Tuesday, March 27, 2018

Year 8, Day 86: 2 Corinthians 2 & 3

Theological Commentary: Click Here

Every single good parent will tell you that there is a difference between hurt and harm.  Hurting someone means that you occasionally do something that another person doesn’t like.  Harming them means that you are doing damage – physical, emotional, relational, etc – to them.  Any parent that has sent a child to timeout, who has grounded a teenager, or who has gotten up from a dinner out and left before it was over because their child was throwing a tantrum knows this truth.  When we implement discipline, it can hurt.  But discipline in love does not harm.  It teaches.

That’s what Paul is talking about in this chapter.  When we confront one another in spiritual truth, we should not intend harm.  We do not want to cause damage.  What we want to do is to give time to think, consider actions, and perhaps change a position or course of action.  It hurts to receive correction, but properly given correction actually strengthens people and the relationships that bind them together.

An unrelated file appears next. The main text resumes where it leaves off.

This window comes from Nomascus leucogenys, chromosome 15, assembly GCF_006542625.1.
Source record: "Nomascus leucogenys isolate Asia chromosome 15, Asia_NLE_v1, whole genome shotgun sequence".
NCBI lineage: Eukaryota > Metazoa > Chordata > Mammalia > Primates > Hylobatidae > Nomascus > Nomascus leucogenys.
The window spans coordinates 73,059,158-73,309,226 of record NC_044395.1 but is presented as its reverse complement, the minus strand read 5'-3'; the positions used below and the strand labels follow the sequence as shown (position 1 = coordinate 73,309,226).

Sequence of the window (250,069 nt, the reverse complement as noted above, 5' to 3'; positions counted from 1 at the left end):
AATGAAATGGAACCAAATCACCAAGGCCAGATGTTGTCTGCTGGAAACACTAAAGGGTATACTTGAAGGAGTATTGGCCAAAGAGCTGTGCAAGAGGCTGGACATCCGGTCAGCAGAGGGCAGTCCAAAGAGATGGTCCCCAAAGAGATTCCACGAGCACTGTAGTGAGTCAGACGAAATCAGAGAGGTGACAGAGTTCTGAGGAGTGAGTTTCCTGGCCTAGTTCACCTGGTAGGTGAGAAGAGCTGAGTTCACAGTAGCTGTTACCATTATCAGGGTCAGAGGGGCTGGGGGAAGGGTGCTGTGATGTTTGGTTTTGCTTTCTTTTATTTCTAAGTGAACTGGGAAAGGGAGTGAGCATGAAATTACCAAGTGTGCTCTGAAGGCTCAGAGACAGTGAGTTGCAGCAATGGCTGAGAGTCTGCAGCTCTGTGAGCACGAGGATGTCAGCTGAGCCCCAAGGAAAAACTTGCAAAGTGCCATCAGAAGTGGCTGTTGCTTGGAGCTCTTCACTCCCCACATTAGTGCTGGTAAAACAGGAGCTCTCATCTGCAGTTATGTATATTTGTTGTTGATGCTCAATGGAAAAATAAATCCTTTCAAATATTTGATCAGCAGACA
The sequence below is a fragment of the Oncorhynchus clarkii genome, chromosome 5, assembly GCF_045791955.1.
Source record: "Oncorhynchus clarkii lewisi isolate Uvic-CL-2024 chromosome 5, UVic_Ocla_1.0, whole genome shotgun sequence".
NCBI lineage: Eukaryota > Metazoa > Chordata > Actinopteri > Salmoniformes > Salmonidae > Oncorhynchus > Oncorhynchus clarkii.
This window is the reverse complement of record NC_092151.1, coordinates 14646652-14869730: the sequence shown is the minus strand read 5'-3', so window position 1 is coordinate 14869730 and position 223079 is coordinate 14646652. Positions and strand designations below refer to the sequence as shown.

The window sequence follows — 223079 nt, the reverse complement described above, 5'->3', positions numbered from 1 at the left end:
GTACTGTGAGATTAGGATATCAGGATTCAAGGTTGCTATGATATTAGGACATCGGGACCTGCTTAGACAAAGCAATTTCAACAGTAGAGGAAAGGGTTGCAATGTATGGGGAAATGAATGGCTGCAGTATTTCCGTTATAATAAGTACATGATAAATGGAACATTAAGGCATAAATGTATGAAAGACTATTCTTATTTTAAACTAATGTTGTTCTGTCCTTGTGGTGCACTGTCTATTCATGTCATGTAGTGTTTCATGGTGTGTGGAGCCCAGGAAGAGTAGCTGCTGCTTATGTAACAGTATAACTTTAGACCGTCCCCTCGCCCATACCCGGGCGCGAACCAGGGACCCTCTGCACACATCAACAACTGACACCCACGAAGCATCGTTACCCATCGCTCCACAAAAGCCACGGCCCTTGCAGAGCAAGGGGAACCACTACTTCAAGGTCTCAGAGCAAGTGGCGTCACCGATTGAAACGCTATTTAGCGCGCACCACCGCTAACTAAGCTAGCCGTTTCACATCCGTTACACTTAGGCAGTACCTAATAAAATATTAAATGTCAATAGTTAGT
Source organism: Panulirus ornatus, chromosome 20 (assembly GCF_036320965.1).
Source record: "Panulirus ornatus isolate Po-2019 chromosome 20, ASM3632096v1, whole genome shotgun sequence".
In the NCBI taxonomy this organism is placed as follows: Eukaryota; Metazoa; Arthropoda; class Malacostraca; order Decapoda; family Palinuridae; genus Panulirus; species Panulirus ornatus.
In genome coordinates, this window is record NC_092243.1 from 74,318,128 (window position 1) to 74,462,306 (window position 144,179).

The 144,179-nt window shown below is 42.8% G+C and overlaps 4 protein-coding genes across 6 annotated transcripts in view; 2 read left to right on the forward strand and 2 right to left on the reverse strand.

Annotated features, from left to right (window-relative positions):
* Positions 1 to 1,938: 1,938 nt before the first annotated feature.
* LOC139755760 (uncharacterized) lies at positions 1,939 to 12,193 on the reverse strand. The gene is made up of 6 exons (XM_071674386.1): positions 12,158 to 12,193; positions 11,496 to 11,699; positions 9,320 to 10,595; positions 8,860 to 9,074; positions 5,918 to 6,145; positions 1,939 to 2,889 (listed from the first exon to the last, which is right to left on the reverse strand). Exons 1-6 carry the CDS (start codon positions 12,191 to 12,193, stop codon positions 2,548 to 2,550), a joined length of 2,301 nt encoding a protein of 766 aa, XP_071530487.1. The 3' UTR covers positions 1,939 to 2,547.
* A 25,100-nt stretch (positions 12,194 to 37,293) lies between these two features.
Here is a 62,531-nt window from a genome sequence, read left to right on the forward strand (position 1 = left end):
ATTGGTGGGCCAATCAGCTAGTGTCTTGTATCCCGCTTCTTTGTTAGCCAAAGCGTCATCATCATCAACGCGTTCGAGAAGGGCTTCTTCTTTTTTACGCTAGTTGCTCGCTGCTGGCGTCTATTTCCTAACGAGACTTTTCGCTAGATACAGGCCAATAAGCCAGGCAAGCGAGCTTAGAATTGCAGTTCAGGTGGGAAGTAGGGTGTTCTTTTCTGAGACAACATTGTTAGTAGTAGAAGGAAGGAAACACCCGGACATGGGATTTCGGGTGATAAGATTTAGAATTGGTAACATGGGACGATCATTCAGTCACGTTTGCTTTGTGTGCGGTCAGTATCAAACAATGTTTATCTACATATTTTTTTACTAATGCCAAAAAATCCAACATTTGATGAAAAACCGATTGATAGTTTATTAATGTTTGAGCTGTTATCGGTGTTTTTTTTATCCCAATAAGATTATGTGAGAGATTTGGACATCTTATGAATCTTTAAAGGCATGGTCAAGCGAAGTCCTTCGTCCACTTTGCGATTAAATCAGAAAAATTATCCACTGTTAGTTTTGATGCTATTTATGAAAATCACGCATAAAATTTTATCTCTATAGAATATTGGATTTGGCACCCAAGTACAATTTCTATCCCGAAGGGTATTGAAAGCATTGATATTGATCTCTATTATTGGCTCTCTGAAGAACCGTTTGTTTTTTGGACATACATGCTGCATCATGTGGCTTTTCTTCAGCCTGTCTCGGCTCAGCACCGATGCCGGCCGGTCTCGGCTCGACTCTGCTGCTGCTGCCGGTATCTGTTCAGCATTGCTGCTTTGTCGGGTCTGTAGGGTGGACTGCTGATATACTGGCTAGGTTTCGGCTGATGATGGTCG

This is even more true when we talk about forgiveness and add that to the conversation.  When we have experienced a few hard times of correction and we realize that relationship does go on and we do move past our mistakes, we can deal with correction even easier.  If I realize that the person I am correcting loves me as a brother, it is easier to step in and work for positive change in their life.  If I am corrected by someone that I ultimately know loves me as a brother, it is easier to take the correction.